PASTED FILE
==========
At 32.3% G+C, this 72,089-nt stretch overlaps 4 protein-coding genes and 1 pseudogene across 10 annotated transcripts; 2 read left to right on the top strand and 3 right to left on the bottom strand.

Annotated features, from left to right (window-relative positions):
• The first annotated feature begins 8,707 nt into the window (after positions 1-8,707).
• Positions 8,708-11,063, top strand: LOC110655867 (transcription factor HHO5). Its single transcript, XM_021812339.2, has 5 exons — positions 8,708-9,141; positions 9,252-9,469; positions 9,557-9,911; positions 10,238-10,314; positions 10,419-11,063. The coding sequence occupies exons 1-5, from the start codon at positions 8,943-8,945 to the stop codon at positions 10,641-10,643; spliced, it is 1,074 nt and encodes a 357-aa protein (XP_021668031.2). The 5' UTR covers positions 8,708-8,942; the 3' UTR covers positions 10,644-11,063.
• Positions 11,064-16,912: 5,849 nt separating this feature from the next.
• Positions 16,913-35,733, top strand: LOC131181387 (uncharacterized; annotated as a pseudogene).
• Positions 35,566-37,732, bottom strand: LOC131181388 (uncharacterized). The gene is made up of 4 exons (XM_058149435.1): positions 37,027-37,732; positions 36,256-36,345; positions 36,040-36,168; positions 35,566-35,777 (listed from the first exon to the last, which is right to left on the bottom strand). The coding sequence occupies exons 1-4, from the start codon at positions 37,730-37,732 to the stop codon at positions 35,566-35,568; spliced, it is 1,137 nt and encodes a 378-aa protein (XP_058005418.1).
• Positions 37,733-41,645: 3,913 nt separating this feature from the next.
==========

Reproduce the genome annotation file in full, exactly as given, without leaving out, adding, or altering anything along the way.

At 32.3% G+C, this 72,089-nt stretch overlaps 4 protein-coding genes and 1 pseudogene across 10 annotated transcripts; 2 read left to right on the top strand and 3 right to left on the bottom strand.

Annotated features, from left to right (window-relative positions):
• The first annotated feature begins 8,707 nt into the window (after positions 1-8,707).
• Positions 8,708-11,063, top strand: LOC110655867 (transcription factor HHO5). Its single transcript, XM_021812339.2, has 5 exons — positions 8,708-9,141; positions 9,252-9,469; positions 9,557-9,911; positions 10,238-10,314; positions 10,419-11,063. The coding sequence occupies exons 1-5, from the start codon at positions 8,943-8,945 to the stop codon at positions 10,641-10,643; spliced, it is 1,074 nt and encodes a 357-aa protein (XP_021668031.2). The 5' UTR covers positions 8,708-8,942; the 3' UTR covers positions 10,644-11,063.
• Positions 11,064-16,912: 5,849 nt separating this feature from the next.
• Positions 16,913-35,733, top strand: LOC131181387 (uncharacterized; annotated as a pseudogene).
• Positions 35,566-37,732, bottom strand: LOC131181388 (uncharacterized). The gene is made up of 4 exons (XM_058149435.1): positions 37,027-37,732; positions 36,256-36,345; positions 36,040-36,168; positions 35,566-35,777 (listed from the first exon to the last, which is right to left on the bottom strand). The coding sequence occupies exons 1-4, from the start codon at positions 37,730-37,732 to the stop codon at positions 35,566-35,568; spliced, it is 1,137 nt and encodes a 378-aa protein (XP_058005418.1).
• Positions 37,733-41,645: 3,913 nt separating this feature from the next.